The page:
Featured Linguist!

Jost Gippert: Our Featured Linguist!

"Buenos dias", "buenas noches" -- this was the first words in a foreign language I heard in my life, as a three-year old boy growing up in developing post-war Western Germany, where the first gastarbeiters had arrived from Spain. Fascinated by the strange sounds, I tried to get to know some more languages, the only opportunity being TV courses of English and French -- there was no foreign language education for pre-teen school children in Germany yet in those days. Read more



Donate Now | Visit the Fund Drive Homepage

Amount Raised:

$34890

Still Needed:

$40110

Can anyone overtake Syntax in the Subfield Challenge ?

Grad School Challenge Leader: University of Washington


Publishing Partner: Cambridge University Press CUP Extra Publisher Login
amazon logo
More Info

Ask-A-Linguist Message Details

Subject: Subjunctive vs. indicative following 'if'-clauses in English
Question: To whom it may concern:

I came across the following graphic on Facebook (https://fbcdn-
sphotos-b-a.akamaihd.net/hphotos-ak-
snc6/208097_505755036104309_1918646052_n.jpg) and became
curious about whether or not there are any systematic studies that
document whether English speakers consistently maintain the
distinction between the subjunctive and the indicative in clauses
starting with 'if'. Is this graphic simply illustrating a prescriptive rule,
and if not, is this perhaps dialect-specific? Any leads on scholars who
have worked on this question would be greatly appreciated!

Thank you,
Calvin Cheng

Reply: Like James Fidelholtz, I am somone who uses the subjunctive spontaneously, because that is what I am used to, though when speaking informally I'm sure I would often use the indicative where grammar-books would call for the subjunctive. But (also like JF?), I don't believe that the rule quoted in the graphic you showed us is the normal rule. To me, the issue is not whether a state of affairs never could arise, but rather whether it actually did/does obtain at the time in question. So I might say "I don't know whether John was here this morning, but if he was that would explain what happened to the pie"; but I would say "John isn't here yet, but if he were, the pie would vanish". The point here is that "if he was" means "if he actually was, and he may well have been", whereas "if he were" means "if he hypothetically were, though we both know that in fact he wasn't". (And in informal usage the indicative, "he was" rather than "he were", is used in either case.)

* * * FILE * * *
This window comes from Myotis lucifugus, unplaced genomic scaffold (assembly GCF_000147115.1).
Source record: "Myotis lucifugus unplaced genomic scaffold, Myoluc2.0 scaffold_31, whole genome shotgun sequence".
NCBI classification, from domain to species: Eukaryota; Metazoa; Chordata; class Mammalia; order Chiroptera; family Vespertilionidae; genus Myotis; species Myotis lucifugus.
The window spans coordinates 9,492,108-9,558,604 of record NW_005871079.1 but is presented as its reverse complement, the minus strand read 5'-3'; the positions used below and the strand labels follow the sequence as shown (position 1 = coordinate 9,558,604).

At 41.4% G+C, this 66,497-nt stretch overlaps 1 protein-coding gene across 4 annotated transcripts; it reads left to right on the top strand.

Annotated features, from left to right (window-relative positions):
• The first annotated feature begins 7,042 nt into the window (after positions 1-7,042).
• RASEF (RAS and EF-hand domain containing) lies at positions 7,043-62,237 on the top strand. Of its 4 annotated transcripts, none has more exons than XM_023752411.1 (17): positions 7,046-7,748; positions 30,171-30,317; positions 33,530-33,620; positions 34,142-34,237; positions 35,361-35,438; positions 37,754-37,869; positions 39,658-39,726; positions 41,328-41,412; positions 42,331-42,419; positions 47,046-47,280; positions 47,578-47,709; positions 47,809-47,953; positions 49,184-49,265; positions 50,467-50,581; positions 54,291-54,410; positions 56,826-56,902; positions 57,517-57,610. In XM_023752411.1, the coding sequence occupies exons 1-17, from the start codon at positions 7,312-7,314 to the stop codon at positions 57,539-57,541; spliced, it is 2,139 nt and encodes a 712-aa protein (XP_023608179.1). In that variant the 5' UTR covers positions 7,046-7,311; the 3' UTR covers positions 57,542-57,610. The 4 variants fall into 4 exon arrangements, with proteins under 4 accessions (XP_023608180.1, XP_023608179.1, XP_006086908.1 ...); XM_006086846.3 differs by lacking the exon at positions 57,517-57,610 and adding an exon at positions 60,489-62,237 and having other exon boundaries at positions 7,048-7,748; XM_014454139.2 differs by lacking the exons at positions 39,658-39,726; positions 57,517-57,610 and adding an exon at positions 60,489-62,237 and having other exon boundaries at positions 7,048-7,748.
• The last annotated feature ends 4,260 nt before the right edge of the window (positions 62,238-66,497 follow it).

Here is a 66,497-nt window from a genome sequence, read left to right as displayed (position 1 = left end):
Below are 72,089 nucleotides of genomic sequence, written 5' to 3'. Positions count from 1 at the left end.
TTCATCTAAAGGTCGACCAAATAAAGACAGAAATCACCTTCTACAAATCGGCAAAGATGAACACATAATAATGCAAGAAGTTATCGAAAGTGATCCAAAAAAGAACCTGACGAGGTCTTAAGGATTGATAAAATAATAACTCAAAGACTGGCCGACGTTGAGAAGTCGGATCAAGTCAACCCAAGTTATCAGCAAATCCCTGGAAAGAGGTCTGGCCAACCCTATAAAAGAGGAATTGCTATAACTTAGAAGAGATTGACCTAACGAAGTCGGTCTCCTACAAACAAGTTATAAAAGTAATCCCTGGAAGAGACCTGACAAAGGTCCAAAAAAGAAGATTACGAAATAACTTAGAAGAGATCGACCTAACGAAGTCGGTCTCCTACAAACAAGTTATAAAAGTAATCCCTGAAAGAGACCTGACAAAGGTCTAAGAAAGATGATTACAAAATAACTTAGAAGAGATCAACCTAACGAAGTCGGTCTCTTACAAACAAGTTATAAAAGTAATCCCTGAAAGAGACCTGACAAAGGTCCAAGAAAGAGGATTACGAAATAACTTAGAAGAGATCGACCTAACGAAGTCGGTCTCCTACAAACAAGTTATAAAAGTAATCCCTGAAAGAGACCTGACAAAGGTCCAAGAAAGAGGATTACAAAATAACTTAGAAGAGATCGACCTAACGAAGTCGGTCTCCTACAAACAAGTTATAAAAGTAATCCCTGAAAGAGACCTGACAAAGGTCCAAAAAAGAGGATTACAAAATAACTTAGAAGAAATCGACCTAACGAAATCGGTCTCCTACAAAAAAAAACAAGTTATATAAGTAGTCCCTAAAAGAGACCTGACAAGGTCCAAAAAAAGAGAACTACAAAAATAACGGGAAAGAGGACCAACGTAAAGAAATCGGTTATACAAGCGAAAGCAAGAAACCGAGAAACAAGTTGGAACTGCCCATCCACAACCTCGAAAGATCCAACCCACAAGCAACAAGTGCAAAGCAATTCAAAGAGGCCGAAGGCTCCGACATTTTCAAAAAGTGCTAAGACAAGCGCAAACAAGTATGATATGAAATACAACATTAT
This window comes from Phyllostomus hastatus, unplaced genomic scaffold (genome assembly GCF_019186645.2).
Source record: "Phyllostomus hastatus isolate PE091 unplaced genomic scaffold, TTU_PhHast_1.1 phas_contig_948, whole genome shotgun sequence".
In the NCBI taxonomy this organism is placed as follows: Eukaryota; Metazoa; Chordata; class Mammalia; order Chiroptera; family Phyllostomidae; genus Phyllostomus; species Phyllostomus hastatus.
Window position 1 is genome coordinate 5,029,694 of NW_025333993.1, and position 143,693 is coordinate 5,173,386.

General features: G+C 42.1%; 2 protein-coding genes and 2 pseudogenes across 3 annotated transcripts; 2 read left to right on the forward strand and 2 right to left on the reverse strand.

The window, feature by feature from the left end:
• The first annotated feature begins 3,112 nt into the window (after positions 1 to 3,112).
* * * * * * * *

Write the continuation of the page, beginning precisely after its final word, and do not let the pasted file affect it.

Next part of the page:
I believe that the usage I have described is the normal distinction made by people who use the subjunctive, and that the author of the graphic has simply misunderstood the construction. (I am British whereas JF is, I believe, American, but I doubt whether this is a relevant difference in this context.) Of course it could be that there are alternative rules for using subjunctives, with some speakers following one rule and others the other; but I do not believe that is in fact so.

Geoffrey Sampson

Reply From: Geoffrey Richard Sampson      click here to access email
 
Date: 15-Oct-2012
 
Other Replies:
  1. Re: Subjunctive vs. indicative following 'if'-clauses in English    Anthea Fraser Gupta     (13-Oct-2012)
  2. Re: Subjunctive vs. indicative following 'if'-clauses in English    James L Fidelholtz     (08-Oct-2012)

Back to Most Recent Questions